- The Washington Times - Tuesday, February 20, 2001

NEW DELHI Accusations of fraud and political manipulation have dogged the first days of the second-largest head count in the world India's census 2001.

As 2 million enumerators fan through the country asking citizens questions like "What religion do you belong to?" some families complain that the answers are written down in pencil only to be changed later.

The Muslim League, the self-styled guardian of Muslim interests, claims that Hindu enumerators are tampering with the information in Bombay, the scene of bloody communal riots seven years ago, as part of a wider conspiracy to conceal the real strength of the Muslims in India.

According to the last census 10 years ago, Muslims form approximately 12 percent of the total population. In Kashmir, a majority Muslim state wracked by insurgency since 1989, the locals complain that the number of Muslims appears to be declining according to official figures.

"Politics in India has always revolved around numbers, and by undercounting the Muslims in a certain part of India you distort reality and thus you affect the welfare and development programs in the country which depend on these numbers," said Syed Shahbuddin, a former member of parliament and editor of the magazine Muslim Monthly.

The deputy registrar-general of the census, Raj Gautam Mitra, rejected the criticism.

"For the first time, all the people who provide the information are required to sign, or put their thumbprint if they are illiterate, at the bottom of the form once it's filled to show that they approve of the information written down so how can there be any fraud in this?"

Mr. Shahbuddin was quick to point out the flaw in the plan. "How can illiterates possibly know what has been written down about them? I believe that there should be independent educated monitors who move with the enumerators and can help people fill out the forms."

Enumerators are also getting into trouble for listing eunuchs as males, as the 23-question census form offers only two choices for listing a person's sex. Protests in one part of New Delhi by an angry group of eunuchs forced one enumerator to hurry away in fear.

"We would need to have a separate form to include eunuchs as a category, as it does not fit into the demographics we are looking at right now," said Mr. Mitra.

"Getting a correct count of a population that has crossed 1 billion people is also made difficult by the fact that some parts of the country are still not connected by roads. Some of the most difficult areas are in places in the northeast of the country like Arunachal Pradesh, but we must hope for the best," he said.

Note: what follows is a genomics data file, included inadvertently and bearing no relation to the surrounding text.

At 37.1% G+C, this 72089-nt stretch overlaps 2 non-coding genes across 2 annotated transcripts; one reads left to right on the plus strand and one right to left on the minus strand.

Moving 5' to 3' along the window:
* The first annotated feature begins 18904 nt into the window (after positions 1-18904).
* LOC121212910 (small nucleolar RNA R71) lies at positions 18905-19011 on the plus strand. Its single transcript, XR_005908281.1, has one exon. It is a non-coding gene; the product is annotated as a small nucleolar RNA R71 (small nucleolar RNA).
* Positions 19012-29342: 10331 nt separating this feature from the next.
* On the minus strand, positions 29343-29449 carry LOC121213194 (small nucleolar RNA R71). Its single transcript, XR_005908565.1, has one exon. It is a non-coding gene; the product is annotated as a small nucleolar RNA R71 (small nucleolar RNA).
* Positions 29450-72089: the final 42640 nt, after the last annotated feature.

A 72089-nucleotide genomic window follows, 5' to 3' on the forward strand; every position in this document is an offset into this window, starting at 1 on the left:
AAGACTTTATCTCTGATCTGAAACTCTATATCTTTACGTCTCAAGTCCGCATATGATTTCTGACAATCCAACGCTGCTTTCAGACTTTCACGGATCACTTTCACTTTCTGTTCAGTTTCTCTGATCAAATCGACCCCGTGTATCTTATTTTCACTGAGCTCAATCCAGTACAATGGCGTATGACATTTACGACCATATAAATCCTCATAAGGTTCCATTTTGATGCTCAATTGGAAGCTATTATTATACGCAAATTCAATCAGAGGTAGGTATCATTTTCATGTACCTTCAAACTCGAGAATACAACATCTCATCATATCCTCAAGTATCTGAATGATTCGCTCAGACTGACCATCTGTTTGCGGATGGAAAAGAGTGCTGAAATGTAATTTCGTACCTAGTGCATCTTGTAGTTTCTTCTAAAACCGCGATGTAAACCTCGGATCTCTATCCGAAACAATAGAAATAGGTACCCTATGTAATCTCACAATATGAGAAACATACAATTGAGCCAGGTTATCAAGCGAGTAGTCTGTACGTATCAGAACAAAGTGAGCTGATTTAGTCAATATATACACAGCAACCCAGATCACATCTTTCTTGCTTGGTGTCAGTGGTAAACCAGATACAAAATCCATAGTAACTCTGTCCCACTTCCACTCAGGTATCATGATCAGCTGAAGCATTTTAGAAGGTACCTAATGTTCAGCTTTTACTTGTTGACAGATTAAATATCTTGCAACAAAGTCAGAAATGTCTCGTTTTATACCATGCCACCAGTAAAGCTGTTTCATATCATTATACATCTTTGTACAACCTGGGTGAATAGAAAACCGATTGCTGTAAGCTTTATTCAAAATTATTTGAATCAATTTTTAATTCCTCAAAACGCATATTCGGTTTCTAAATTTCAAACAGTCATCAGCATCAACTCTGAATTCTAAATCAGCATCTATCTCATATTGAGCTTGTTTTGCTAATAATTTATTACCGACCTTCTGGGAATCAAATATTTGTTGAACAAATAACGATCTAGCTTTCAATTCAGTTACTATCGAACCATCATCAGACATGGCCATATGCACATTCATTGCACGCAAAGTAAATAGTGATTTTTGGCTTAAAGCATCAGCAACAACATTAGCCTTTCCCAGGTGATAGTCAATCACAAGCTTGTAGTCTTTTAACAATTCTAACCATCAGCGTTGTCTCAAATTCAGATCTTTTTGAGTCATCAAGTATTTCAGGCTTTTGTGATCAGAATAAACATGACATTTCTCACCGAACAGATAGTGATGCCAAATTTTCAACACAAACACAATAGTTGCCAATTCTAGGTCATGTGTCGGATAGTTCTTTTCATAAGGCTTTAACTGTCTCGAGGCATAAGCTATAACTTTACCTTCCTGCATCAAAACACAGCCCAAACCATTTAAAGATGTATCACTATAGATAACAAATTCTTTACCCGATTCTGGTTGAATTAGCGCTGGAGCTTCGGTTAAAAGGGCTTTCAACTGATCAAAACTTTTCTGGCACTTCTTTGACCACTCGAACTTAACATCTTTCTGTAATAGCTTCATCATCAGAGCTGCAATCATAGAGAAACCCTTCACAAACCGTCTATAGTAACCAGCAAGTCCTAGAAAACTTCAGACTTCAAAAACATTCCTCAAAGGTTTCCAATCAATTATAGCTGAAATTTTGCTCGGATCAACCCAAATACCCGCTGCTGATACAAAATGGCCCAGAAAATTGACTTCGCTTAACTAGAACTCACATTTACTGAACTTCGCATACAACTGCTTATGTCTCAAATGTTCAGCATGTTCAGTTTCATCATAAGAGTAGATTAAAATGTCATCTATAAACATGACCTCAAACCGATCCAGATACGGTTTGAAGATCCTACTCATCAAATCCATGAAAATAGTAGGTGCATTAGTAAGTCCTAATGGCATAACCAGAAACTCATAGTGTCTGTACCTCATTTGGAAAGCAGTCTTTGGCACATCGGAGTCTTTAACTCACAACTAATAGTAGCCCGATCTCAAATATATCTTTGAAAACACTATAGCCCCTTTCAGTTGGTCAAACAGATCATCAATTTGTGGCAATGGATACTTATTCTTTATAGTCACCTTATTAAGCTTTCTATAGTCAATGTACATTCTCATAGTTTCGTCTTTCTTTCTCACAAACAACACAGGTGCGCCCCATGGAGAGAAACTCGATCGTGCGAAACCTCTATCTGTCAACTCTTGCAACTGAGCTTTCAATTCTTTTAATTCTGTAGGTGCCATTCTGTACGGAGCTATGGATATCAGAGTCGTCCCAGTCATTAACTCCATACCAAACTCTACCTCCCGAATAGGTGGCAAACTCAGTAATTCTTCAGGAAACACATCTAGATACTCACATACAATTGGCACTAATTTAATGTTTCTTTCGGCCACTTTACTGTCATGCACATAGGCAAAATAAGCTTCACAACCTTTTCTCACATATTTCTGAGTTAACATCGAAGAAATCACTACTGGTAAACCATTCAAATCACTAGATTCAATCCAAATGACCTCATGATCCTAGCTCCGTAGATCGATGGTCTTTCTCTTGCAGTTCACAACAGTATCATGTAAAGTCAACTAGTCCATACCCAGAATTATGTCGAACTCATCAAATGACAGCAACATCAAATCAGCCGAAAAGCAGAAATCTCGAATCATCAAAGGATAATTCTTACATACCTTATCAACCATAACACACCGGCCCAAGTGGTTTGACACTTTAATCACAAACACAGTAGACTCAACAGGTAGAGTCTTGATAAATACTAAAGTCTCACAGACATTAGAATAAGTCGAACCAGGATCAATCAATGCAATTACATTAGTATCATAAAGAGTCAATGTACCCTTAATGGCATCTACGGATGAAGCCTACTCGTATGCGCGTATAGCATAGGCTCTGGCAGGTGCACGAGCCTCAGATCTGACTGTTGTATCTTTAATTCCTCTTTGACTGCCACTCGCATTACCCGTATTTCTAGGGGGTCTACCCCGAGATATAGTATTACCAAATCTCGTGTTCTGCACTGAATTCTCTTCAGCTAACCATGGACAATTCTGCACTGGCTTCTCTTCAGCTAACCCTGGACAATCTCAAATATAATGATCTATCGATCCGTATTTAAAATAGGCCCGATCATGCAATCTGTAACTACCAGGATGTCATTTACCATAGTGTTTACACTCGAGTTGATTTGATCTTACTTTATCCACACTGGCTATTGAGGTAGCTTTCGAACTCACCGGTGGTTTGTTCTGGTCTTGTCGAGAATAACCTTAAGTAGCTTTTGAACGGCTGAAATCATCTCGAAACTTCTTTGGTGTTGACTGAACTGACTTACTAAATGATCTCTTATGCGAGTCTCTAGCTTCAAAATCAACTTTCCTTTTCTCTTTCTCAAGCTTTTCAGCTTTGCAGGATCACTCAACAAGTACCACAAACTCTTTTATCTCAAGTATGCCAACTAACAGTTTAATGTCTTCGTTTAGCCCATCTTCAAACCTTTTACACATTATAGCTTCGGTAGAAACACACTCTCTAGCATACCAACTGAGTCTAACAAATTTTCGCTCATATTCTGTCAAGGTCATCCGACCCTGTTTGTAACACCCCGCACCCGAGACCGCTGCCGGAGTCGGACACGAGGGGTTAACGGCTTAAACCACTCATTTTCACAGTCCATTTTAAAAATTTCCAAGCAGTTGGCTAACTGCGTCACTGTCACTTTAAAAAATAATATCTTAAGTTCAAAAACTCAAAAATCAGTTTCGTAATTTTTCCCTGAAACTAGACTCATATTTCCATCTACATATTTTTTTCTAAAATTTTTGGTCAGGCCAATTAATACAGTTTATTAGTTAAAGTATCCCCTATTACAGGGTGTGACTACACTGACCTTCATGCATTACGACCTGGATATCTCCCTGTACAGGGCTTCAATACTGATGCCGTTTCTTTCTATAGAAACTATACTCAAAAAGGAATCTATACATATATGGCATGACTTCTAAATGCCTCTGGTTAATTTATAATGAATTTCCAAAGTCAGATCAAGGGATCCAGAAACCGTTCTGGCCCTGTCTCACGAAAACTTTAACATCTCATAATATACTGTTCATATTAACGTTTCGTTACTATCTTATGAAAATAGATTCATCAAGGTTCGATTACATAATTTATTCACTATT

The 20-day count will end Feb. 28. Enumerators complain that the task has become much harder this time around, as people have become more suspicious.

"One household which should be done in half an hour now takes me almost two hours as people need to be convinced that the questions are being asked only for the purposes of the census and not for some other ulterior motive," said one enumerator who did not wish to be named.

Christians are also upset with the design of the form, which provides no way for lower-caste people to list themselves as anything but Hindu, Sikh or Buddhist.

In a legal notice issued to the registrar-general in charge of the census, the All India Christian Council claimed there was an attempt to communalize the process.

"There is no scope [within the form] for scheduled castes to claim to be Muslim, Christian, animist, indigenous, agnostic or no-faith categories," said Joseph D. Souza, president of the council.

To deny a lower-caste person the religion of his choice is in violation of the Indian constitution, the council says. Christians, who make up 2.32 percent of the population according to the last census, in recent years have been attacked and some even killed by hard-line Hindu groups.

Despite these hurdles, the head count continues even in earthquake-ravaged western Gujarat state, where about 30,000 people are believed to have died and many more have been driven from their homes and into hotels and tents.

"The enumerators have been asked to visit vacant flats at least four times," said D.P. Shah, the deputy city census officer. "Hopefully it will all be complete by the deadline, even if we have to work through the nights."

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